Please use this identifier to cite or link to this item: http://krishikosh.egranth.ac.in/handle/1/5810145332
Authors: P. JENIFER
Advisor: P.Kuttinarayanan
Title: LOW DOSE GAMMA IRRADIATION ON THE KEEPING QUALITY OF MINCED BEEF
Publisher: COLLEGE OF VETERINARY AND ANIMAL SCIENCES-MANNUTHY,THRISSUR
Language: en
Type: Thesis
Pages: 81
Agrotags: null
Keywords: LOW DOSE GAMMA IRRADIATION ON THE KEEPING QUALITY MINCED BEEF
Abstract: Prevention of Food Adulteration Act (1954) as amended in 1998 has permitted irradiation at a dose rate of 2.5 to 4.5 kGy to control pathogenic microorganisms and to extend the shelf life of meat and meat products including poultry products. A study was conducted to evaluate the effect of low dose dose gamma irradiation on the various quality parameters of minced beef. The minced beef was prepared and packed in 200 g each in HOPE packets were subjected to irradiation either at 1.0, 2.0 and 3.0 kGy at melting ice temperature and kept at +4° C for further analysis on day 0, 7, 15, 21 and 30 or till spoilage whichever was earlier. The non spoiled samples were analyzed for its physicochemical, microbiological and sensory qualities. The keeping quality of minced beef was extended by 8-10 days at 1.0 kGy, 22-23 days at 2.0 kGy and 32-33 days at 3.0-kGy treatment, whereas the control samples were spoiled by 2- 3 days. With respect to physicochemical parameters, pH had no significant difference due to irradiation at different doses. On storage pH values decreased slightly without any significant difference between treatments. The WHC was significantly reduced in 3.0 kGy irradiated samples compared to control, 1.0 and 2.0 kGy samples on day of preparation and on storage by 7 days. The ability of minced meat to retain its water decreased gradually on storage and reached 50 per cent of its original value in 3.0 kGy treated and 30 days stored samples. The TBARS values which were nonsignificant due to irradiation on the day of preparation, increased as days of storage enhanced. The uniform increase with respect to higher dose of irradiation was noticed. The irradiation treatment had no significant effect on tyrosine values compared to control samples on day 0. As storage days increased, tyrosine values increased with significant changes among different treatments. The colour 'L'values of the irradiated samples were nonsignificant compared to that of control and increased slightly as storage period extended. The 'a' and 'b' values were nonsignificantly decreased due to irradiation and storage. On the day of preparation the cooking loss among the different treatment groups were not significant and increased uniformily on storage. Irradiation had a beneficial effect on microbiological qualities of the minced beef. There was significant reduction in aerobic plate count at different doses of irradiation (1.0, 2.0 and 3.0 kGy). The initial counts gradually increased on storage. The coliform organisms were isolated from control and 1.0 kGy irradiated samples. There was about 63 per cent reduction in 1.0 kGy treated sample compared to that of control samples. All other irradiation doses (2.0 and 3.0 kGy) have totally destroyed coliform organisms in the minced beef and could not be detected throughout the storage period. None of the control samples or treated samples recorded E.coli and salmonella organisms. Like that of coliforms the faecal streptococci were found only in control and 1.0 irradiated samples. The treatment of minced beef meat by 2.0 and 3.0 kGy has totally destroyed the fecal streptococci and none of the samples had faecal streptococci during the storage period. The staphylococcal count was significantly reduced due to irradiation by 1.0, 2.0 and 3.0 kGy. It was found that organisms have multiplied and the number has increased as storage period enhanced. The organoleptic qualities of irradiated samples recorded a slightly higher nonsignificant scores compared to control for colour and flavour. The juiciness and tenderness were significantly higher in irradiated samples compared to control and 1.0 kGy treated samples. On storage all the sensory attributes scores were decreased and reaches the acceptable score around 6 in 30 days stored and 3.0 kGy irradiated samples. The irradiation preservation of minced beef was beneficial in saving the energy and time as the product can be chiller stored rather than in freezer. In addition irradiation could effectively control food borne illness by destroying the major pathogenic organisms without affecting the sensory and nutritional qualities of the product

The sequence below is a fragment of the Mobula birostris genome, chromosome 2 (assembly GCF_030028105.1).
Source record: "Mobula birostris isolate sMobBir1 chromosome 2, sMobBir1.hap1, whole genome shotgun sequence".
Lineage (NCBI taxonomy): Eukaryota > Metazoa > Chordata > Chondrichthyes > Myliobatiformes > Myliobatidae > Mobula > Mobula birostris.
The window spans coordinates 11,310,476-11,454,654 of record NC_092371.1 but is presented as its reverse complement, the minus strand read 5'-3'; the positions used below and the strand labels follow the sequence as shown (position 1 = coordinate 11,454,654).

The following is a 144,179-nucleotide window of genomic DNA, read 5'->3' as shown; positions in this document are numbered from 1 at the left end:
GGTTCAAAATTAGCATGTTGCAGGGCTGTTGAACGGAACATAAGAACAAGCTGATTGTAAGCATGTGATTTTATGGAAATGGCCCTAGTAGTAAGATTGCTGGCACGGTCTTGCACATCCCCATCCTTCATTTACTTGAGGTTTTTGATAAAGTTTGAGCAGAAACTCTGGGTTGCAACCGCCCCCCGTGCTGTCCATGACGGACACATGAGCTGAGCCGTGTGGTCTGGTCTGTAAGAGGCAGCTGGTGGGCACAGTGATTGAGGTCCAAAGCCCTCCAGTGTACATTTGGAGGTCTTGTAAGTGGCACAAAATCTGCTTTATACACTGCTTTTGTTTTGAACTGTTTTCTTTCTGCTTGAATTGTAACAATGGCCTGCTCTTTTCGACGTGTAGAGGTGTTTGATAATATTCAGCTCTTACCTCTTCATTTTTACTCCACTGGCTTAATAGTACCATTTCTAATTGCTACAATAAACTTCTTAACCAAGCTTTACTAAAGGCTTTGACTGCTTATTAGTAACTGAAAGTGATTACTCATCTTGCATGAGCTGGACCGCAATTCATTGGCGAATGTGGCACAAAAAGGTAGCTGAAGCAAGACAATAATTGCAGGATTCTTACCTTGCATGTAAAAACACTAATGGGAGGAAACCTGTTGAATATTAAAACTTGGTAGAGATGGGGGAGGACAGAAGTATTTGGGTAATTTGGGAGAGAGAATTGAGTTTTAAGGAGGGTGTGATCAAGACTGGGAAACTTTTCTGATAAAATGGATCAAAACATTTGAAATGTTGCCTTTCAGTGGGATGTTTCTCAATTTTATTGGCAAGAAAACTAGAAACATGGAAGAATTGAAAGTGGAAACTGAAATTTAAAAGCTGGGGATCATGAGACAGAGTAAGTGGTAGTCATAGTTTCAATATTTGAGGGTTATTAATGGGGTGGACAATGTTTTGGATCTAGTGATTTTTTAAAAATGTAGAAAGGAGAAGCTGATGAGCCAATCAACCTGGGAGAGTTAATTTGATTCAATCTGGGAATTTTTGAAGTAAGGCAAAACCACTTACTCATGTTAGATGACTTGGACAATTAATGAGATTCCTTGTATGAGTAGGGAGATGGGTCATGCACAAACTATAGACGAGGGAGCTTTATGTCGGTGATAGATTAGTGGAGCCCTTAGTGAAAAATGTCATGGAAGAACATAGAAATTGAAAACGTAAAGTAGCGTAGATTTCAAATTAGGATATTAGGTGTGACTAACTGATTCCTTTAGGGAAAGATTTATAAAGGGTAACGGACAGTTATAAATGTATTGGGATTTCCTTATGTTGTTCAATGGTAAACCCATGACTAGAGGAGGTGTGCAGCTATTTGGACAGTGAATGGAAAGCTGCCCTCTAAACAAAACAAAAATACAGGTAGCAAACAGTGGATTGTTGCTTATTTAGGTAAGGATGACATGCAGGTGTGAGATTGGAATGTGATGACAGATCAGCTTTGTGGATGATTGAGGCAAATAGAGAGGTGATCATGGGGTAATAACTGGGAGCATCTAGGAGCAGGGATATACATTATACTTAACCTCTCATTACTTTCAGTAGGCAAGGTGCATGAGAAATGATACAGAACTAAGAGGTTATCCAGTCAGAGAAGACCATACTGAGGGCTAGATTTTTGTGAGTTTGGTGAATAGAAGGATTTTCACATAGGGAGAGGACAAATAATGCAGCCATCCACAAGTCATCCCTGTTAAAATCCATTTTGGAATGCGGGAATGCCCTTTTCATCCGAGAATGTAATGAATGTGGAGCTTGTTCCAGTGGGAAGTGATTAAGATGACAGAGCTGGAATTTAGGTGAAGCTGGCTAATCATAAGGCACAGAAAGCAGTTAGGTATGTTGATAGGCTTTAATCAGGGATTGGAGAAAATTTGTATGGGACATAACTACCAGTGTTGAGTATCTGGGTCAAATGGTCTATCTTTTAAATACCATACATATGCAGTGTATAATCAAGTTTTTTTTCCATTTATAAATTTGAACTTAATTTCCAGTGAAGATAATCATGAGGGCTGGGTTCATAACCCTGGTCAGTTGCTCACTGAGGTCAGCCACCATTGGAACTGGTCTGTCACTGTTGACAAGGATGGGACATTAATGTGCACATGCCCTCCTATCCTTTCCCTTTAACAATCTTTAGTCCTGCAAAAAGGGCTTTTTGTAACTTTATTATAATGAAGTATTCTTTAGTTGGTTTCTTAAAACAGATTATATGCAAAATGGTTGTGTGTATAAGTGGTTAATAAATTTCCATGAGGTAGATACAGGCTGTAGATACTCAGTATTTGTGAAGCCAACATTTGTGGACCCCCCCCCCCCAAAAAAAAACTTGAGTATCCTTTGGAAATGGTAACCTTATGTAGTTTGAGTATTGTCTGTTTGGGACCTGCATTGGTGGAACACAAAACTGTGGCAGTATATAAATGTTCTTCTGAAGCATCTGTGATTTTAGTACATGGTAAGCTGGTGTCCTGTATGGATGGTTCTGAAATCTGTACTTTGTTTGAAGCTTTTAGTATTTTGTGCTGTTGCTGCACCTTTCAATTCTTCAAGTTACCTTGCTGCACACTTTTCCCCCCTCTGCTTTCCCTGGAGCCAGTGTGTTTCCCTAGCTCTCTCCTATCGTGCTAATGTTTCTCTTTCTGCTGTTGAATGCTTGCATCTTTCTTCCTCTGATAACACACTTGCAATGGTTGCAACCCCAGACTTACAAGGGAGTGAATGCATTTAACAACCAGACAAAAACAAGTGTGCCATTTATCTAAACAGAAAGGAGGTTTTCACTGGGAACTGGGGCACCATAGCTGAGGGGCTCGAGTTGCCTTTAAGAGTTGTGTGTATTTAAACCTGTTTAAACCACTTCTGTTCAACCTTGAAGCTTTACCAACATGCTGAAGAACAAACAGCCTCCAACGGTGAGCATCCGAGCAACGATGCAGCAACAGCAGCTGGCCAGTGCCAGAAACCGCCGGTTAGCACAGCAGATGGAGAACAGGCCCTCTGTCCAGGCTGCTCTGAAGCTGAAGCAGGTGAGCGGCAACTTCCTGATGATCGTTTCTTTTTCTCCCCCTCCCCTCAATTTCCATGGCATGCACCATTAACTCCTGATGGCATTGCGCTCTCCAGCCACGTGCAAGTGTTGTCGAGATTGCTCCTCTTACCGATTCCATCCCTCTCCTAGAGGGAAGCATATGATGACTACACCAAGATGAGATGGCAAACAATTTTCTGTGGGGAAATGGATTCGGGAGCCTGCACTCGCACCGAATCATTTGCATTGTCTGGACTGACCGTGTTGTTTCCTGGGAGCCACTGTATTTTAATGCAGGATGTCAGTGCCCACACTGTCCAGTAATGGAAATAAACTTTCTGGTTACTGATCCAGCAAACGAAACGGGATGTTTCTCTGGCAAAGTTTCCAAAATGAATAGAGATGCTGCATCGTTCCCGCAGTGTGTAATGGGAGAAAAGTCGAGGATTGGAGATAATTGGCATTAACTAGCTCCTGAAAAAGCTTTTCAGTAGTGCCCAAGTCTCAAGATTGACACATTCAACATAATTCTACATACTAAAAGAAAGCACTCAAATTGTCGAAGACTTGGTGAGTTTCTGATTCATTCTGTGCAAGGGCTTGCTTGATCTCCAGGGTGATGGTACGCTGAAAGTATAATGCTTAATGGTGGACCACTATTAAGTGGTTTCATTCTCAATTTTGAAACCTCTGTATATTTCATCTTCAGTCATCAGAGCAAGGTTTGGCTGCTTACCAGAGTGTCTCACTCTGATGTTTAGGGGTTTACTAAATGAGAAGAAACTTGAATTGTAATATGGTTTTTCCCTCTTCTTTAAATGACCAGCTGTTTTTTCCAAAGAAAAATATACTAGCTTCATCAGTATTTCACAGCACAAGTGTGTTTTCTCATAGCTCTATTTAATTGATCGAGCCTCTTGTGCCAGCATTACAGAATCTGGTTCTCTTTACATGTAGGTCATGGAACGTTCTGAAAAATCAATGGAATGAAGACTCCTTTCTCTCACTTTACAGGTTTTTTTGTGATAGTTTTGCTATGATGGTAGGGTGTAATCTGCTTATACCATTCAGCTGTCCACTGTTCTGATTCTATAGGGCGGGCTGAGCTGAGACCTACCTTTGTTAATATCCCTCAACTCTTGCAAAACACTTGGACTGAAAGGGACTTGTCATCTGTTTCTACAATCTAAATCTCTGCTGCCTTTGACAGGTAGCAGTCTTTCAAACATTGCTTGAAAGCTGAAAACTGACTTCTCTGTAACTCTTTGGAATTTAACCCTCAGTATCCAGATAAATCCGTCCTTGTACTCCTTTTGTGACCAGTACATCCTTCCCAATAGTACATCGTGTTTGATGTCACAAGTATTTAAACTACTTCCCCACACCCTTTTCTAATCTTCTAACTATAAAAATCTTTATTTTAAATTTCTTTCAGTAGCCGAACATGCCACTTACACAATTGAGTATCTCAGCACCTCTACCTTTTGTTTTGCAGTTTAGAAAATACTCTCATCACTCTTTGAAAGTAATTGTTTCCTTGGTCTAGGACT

Subject: Livestock Product Technology
Theme: LOW DOSE GAMMA IRRADIATION ON THE KEEPING QUALITY OF MINCED BEEF
Research Problem: LOW DOSE GAMMA IRRADIATION ON THE KEEPING QUALITY OF MINCED BEEF
These Type: M.V.Sc.
Issue Date: 2006
Appears in Collections:Thesis

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